• 15. Financial Ratios (Major Categories)1. Internal Liquidity  Current; Quick; Cash; A/R, Inventory & A/P Turnover2. Operating Efficiency  Fixed assets; Total Assets3. Operating Profitability  Cost of Sales, Gross Margin, OperatingEx, ROA, ROE4. Business (Operating) Risk Analysis  Sales Volatility; DOL5. Financial Risk (Leverage) Analysis  Debt/Equity or Capital, Coverage 15
    • 16. Financial Ratio & Trend Analysis Uses 1. Trend analysis:  Compares the company’s own ratios to itself over time  Identifies the company’s strengths and weaknesses  Assists in establishing capitalization rates by helping to identify risk factors particular to the subject company 2. Comparative analysis:  Assists in making comparisons with other companies or industry averages  Assists in selecting appropriate price/earnings ratios or price/asset multiples relative to the company’s indicated performance to comparable companies or industry averages 16
    • 17. Investment Value Principle Value = Benefit/Risk  Note: If any two of the three variables are known, the value of the third can be calculated. 1. Value of the business (present value) 2. Amount of return (profit) that a business provides 3. Rate of return (yield) expected on the investment  A fundamental relationship exists between rate of return from an investment and the amount of risk involved in the investment  The greater the risk, the greater the required rate of return 17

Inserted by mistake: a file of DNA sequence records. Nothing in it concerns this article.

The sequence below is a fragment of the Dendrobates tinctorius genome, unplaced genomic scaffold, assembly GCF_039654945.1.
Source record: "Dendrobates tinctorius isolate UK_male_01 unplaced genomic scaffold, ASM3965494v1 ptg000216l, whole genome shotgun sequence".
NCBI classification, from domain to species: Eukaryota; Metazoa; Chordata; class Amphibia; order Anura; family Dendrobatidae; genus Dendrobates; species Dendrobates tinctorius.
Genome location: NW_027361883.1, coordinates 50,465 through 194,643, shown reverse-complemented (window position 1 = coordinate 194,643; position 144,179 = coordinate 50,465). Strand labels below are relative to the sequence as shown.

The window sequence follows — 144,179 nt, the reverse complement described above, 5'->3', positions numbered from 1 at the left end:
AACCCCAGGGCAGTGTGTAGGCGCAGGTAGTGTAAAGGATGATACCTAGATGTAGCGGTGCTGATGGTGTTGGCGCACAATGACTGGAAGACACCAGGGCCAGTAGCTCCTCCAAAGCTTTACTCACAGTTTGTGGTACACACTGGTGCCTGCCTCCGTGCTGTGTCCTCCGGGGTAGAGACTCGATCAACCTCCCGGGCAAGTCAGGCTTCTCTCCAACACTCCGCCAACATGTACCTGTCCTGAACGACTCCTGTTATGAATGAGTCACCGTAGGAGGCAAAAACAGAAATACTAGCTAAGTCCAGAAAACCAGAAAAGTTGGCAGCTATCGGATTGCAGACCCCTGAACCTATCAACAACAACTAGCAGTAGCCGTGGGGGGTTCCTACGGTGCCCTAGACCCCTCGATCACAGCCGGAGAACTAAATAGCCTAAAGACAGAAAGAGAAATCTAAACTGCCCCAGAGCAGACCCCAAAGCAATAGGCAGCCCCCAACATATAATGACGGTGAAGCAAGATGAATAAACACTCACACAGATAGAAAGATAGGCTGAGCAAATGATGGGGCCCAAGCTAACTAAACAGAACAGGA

• 18. Defining the Benefit Stream:Why not GAAP Earnings/Net Income?Arguments for Cash Flow vs. Net Income1. Net cash flows represent the type of earnings most investors are seeking and expect to receive2. Most of the cost of capital derived from the capital markets and other empirical data that is used to derive the discount rate represents net cash flows as the type of earnings3. Net cash flows bring into the income approach the expected future changes in the balance sheet (working capital needs, capital expenditures and changes in long-term debt) Alternative Benefit Streams Used: (Note: Definitions & Calculations may differ by source)  Earnings before interest and taxes (EBIT)  Earnings before interest, taxes, depreciation and amortization (EBITDA)  Seller’s Discretionary Cash Flow (SDCF) or Seller’s Discretionary Earnings (SDE)  Operating Gross Cash Flows  Free Cash Flow (FCF)  Unlevered Free Cash Flow (UCFC) 18
    • 19. Net Cash Flow Calculations Net Cash Flow to Equity (Net Free Cash Flow)  Will result in the value of the equity  Appropriate discount rate is cost of equity Net Income (after-tax) + Non-cash charges (e.g., depreciation, amortization, deferred revenue, deferred taxes) – Capital expenditures necessary to support projected operations – Additions (deletions) to net working capital necessary to support projected operations + Changes in long-term debt from borrowings necessary to support projected operations – Changes in long-term debt for repayments necessary to support projected operations = Net cash flow to equity – Dividends paid to preferred shareholders = Net cash flow to common shareholders equity Net Cash Flow to Invested Capital ([Unlevered] Free Cash Flow)  Will result in the value of the invested capital  Appropriate discount rate is Weighted Average Cost of Capital (WACC) Net income (after-tax) + Non-cash charges (e.g., depreciation, amortization, deferred revenue, deferred taxes) – Capital expenditures necessary to support projected operations – Additions (Deletions) to net working capital necessary to support projected operations + Interest expense net of the tax deduction resulting from interest as a tax deductible expense = Net cash flow to invested capital 19